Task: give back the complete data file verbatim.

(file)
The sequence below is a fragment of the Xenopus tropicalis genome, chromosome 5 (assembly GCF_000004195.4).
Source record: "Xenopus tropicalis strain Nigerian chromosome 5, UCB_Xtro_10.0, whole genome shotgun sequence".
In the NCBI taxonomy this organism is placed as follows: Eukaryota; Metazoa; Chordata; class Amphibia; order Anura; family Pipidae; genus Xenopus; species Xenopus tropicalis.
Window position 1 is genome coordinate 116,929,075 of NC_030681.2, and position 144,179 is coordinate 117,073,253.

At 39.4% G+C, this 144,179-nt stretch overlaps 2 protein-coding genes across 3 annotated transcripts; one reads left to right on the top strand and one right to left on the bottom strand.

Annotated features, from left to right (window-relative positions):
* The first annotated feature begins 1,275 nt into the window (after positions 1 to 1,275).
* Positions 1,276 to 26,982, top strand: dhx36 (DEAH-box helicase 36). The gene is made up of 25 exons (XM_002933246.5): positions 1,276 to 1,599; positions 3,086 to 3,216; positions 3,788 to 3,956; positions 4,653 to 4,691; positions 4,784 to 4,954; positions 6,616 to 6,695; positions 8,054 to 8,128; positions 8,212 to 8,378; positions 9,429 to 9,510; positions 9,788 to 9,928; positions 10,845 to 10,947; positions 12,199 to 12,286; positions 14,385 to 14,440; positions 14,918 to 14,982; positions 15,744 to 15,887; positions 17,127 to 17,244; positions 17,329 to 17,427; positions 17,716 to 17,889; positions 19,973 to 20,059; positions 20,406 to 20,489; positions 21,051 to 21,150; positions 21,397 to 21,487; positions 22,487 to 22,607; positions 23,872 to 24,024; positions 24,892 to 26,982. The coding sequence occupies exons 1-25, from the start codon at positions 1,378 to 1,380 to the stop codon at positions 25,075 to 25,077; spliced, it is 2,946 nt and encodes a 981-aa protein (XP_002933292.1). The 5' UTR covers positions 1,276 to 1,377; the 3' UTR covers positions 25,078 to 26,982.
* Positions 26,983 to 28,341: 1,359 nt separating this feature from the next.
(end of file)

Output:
The sequence below is a fragment of the Xenopus tropicalis genome, chromosome 5 (assembly GCF_000004195.4).
Source record: "Xenopus tropicalis strain Nigerian chromosome 5, UCB_Xtro_10.0, whole genome shotgun sequence".
In the NCBI taxonomy this organism is placed as follows: Eukaryota; Metazoa; Chordata; class Amphibia; order Anura; family Pipidae; genus Xenopus; species Xenopus tropicalis.
Window position 1 is genome coordinate 116,929,075 of NC_030681.2, and position 144,179 is coordinate 117,073,253.

At 39.4% G+C, this 144,179-nt stretch overlaps 2 protein-coding genes across 3 annotated transcripts; one reads left to right on the top strand and one right to left on the bottom strand.

Annotated features, from left to right (window-relative positions):
* The first annotated feature begins 1,275 nt into the window (after positions 1 to 1,275).
* Positions 1,276 to 26,982, top strand: dhx36 (DEAH-box helicase 36). The gene is made up of 25 exons (XM_002933246.5): positions 1,276 to 1,599; positions 3,086 to 3,216; positions 3,788 to 3,956; positions 4,653 to 4,691; positions 4,784 to 4,954; positions 6,616 to 6,695; positions 8,054 to 8,128; positions 8,212 to 8,378; positions 9,429 to 9,510; positions 9,788 to 9,928; positions 10,845 to 10,947; positions 12,199 to 12,286; positions 14,385 to 14,440; positions 14,918 to 14,982; positions 15,744 to 15,887; positions 17,127 to 17,244; positions 17,329 to 17,427; positions 17,716 to 17,889; positions 19,973 to 20,059; positions 20,406 to 20,489; positions 21,051 to 21,150; positions 21,397 to 21,487; positions 22,487 to 22,607; positions 23,872 to 24,024; positions 24,892 to 26,982. The coding sequence occupies exons 1-25, from the start codon at positions 1,378 to 1,380 to the stop codon at positions 25,075 to 25,077; spliced, it is 2,946 nt and encodes a 981-aa protein (XP_002933292.1). The 5' UTR covers positions 1,276 to 1,377; the 3' UTR covers positions 25,078 to 26,982.
* Positions 26,983 to 28,341: 1,359 nt separating this feature from the next.